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[284] would slay his Negro just as readily as he brained and scalped his foe.

Yet such is the fecundity of men in servitude, that the Negroes grew in numbers under all their wrongs; and that so rapidly that in twenty or twenty-five years they promised to out-count their savage owners. No attempts were made to breed them, as in Carolina and Virginia, for the markets. Young and pretty Negresses were swept into the wigwam; old and ugly women, whether Black or Red, were handed over to these dusky swains. Yet while the hunters brought plenty of food into the camps, the Negro race increased in all the Indian nations. When war broke out, the Seminoles had a thousand slaves; the Cherokees and Chickasaws had each about fifteen hundred slaves; the Creeks and Choctaws had each about three thousand slaves.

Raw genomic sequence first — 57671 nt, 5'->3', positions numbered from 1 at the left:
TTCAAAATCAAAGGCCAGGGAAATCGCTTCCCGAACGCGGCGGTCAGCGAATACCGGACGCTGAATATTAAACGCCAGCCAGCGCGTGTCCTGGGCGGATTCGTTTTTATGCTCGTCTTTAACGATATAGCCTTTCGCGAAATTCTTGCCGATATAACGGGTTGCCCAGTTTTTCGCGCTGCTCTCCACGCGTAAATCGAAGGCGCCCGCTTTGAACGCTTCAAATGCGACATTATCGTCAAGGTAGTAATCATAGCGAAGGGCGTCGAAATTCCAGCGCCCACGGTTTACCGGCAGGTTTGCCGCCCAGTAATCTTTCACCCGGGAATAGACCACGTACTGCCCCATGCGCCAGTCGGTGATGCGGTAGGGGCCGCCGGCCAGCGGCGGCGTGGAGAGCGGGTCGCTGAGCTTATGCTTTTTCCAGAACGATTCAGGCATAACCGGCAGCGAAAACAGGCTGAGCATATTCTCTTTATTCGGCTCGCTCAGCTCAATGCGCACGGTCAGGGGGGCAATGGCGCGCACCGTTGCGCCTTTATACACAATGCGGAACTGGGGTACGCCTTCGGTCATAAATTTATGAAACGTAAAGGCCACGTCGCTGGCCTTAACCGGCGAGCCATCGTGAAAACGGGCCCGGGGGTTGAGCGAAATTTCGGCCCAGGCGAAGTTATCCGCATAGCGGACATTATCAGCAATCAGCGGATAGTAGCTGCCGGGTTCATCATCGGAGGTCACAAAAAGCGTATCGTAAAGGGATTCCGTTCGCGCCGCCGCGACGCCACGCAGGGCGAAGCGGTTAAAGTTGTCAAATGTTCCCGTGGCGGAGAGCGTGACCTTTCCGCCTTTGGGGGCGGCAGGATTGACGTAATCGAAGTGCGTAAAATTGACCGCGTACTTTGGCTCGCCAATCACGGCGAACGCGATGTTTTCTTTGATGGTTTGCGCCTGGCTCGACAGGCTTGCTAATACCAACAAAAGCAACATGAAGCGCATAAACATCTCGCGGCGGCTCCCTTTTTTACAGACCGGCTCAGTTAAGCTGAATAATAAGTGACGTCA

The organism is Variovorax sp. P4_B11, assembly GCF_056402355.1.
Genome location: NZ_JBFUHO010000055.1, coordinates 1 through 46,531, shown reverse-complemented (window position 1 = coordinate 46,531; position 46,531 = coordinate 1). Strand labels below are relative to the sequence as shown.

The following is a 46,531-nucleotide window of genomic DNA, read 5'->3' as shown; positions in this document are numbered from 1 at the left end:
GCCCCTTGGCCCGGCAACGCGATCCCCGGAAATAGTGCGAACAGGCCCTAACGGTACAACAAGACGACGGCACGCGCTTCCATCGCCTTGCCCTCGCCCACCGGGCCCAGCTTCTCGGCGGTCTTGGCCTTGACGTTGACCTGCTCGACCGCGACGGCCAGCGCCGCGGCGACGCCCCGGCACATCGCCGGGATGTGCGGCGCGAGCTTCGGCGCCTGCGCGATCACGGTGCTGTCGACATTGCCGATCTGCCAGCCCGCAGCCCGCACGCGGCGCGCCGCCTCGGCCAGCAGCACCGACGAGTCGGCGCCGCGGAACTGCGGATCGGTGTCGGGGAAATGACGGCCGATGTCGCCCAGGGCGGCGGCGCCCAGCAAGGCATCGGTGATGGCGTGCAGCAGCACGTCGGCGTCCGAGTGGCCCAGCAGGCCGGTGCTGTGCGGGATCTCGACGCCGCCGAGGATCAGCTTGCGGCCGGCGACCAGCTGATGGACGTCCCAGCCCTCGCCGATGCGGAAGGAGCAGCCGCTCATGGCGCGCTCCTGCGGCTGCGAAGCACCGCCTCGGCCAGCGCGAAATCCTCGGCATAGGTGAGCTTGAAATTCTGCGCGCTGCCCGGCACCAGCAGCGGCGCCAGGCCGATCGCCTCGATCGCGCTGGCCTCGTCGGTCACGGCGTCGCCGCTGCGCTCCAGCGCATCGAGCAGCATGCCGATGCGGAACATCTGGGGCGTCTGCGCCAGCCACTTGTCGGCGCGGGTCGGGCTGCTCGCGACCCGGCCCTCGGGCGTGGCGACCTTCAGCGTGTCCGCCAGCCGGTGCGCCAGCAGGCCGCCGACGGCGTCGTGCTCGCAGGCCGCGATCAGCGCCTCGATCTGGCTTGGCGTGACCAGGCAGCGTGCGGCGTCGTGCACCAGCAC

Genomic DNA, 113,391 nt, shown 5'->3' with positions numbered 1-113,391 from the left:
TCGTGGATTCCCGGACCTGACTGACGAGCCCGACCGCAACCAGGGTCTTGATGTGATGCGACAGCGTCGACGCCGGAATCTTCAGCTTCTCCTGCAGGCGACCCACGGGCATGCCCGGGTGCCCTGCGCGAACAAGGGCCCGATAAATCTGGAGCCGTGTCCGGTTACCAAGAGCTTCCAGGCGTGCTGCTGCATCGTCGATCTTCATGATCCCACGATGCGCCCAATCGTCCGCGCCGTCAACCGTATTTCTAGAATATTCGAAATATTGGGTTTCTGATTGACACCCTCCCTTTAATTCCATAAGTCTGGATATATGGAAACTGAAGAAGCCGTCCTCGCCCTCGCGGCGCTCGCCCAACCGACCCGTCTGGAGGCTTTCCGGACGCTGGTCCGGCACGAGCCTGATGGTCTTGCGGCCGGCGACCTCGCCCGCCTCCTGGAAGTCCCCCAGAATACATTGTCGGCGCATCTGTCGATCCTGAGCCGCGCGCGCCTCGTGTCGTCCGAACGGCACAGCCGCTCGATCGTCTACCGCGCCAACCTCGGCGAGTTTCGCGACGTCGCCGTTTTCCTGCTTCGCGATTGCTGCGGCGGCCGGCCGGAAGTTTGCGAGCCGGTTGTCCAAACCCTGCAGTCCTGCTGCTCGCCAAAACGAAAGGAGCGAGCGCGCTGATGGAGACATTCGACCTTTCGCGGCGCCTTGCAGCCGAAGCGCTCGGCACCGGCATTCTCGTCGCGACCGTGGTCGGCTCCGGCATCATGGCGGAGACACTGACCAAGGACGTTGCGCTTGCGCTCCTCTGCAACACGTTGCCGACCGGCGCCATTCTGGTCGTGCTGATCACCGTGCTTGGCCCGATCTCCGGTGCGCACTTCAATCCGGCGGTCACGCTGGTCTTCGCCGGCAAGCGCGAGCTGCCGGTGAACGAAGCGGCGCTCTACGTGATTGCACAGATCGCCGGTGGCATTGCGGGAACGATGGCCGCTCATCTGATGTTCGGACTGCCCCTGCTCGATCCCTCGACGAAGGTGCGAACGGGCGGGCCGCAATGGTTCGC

In these Red nations there were less than fourteen thousand full-blooded Indians to ten thousand Negro slaves. The Indians were fading fast, the Negroes were increasing fast.

These Negroes were a danger and a curse to each of the five Red nations. A sentiment was growing up on every side, which the Redskins were

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